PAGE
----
The Meaning of Money PDF Print E-mail
Management Notebook
Written by Sam Swaminathan   
Monday, 02 March 2009 08:24

How often have you heard companies extol to their employees the virtues of being honest, open, committed, and up-front in their business dealings? Yet, how few companies mean what they say! I few weeks back I wrote a piece titled “The Successful Buyer’s Guide”, which truthfully listed the very real instructions and guidelines of this mega retailer to its buyers. Words like open, honest, and up-front where conspicuous only by their absence. The only exhortation was to systematically hammer suppliers into submission. There seems to be only one goal – make money at any cost. Social factors and considerations are not for the brave. They are only for the timid.

I received responses which included suggestions like putting together a forum for sales executives and their companies who sell to such companies, so as to join hands and discuss ways to combat this evil. One reader even identified the offender! The responses raised a lot of questions in my mind.  

 

What is the purpose of an organization? Can it be only money? Is money a sustainable purpose for organizational longevity? Well, let us consider why we need money. Money in its isolated self has no meaning. It has meaning only as long as it can meet certain human needs. Money by itself is not a need. Human beings cannot eat money or wear money. Humans lived happily and well before money was invented. They can only have it, count it, lose it, and so forth. Just imagine, what use would a million dollars be if you couldn’t think freely, or express your feelings freely? What use would it be if you had all the money in the world but were not free to love the person you want, breathe the air that surrounds you, or quench your thirst from the water that is within your reach?

 

Just think? What use is money if you buy a house but have to take someone else’s permission to live in it, sell it, lease it, or make changes to it? What use is the money with which you bought a piece of property, if you have to take someone else’s permission to let your parents live there?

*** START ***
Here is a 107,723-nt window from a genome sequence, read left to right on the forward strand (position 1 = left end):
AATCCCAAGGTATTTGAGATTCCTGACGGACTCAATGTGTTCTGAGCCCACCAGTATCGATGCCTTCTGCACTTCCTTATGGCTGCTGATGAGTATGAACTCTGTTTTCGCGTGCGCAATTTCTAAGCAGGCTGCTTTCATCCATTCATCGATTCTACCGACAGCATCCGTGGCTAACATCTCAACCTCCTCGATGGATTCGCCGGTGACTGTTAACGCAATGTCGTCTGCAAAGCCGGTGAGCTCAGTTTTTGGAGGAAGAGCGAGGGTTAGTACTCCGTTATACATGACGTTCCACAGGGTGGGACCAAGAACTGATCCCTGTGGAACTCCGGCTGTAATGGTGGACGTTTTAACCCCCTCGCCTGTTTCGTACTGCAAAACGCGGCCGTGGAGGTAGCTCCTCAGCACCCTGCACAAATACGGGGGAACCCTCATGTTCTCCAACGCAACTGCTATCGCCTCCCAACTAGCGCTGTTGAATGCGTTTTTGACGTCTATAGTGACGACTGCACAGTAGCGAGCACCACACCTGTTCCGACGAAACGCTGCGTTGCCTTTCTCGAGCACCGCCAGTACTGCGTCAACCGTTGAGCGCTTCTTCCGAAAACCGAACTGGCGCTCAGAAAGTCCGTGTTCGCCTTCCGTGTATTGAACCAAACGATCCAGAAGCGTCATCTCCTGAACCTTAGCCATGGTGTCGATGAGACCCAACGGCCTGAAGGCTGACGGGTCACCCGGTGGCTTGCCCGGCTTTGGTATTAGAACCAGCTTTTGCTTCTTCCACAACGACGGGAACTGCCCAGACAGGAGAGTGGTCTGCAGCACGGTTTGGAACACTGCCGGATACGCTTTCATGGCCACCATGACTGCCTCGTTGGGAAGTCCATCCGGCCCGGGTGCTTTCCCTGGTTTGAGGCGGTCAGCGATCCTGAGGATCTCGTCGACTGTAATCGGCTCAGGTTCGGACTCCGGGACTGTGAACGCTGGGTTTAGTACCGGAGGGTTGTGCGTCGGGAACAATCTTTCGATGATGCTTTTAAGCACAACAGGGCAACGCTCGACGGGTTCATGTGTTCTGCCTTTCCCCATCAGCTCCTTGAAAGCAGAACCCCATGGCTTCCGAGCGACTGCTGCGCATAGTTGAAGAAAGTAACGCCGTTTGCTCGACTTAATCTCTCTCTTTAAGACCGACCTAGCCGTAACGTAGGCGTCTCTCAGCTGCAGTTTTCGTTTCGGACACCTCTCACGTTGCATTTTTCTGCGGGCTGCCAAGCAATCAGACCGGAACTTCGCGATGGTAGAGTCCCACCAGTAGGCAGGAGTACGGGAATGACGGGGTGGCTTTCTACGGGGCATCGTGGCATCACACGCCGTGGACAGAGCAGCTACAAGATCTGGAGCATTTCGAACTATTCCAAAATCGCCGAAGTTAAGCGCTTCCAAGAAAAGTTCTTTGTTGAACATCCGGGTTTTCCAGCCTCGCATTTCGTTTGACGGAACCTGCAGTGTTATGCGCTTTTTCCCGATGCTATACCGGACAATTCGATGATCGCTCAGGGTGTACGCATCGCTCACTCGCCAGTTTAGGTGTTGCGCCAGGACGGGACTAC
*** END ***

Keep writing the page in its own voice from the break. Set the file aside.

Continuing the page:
Money enables us to have the things we need and value. Money by itself has little value. Which begs the question – why do we measure organizational success in terms of financial performance? In other words, why de we measure performance only on profits? Don’t get me wrong. I write this to raise a serious debate. As far as we know, financial performance is something we can measure, so we have all hitched our corporate thoughts to that bandwagon. That is hardly sufficient reason to make that measure meaningful or right.

 

Just look at our institutions today. There are so many millions of them. And so many of them make lots of money. Yet, why are so few people happy and satisfied? If capitalism the way we understand and practice it were really all that great a blessing, would it not stand to reason that companies that make lots of profit must also have lots of happy employees. After all, these are the employees who are making it happen. Why is it quite the opposite in the majority of corporations?

 

So, what is the problem? Where is the disconnect? Could it be the way we define value? Could it be because what organizations want is not what people who work in them want? Could it be because those who own organizations are so greedy that they cannot digest the thought of sharing wealth with those who helped them create it? Could it be that the way we have built organizations, the only way to create tons of money is to make tons of people unhappy?

 

Why do companies that make lots of money not necessarily have lots of happiness amongst their people? Because money and happiness or satisfaction are not the same thing.  If an organization cannot help its employees lead better lives themselves and with their families, that organization is missing a very important point. And it is very likely that such an organization cannot sustain its premier position, nor can it remain profitable indefinitely.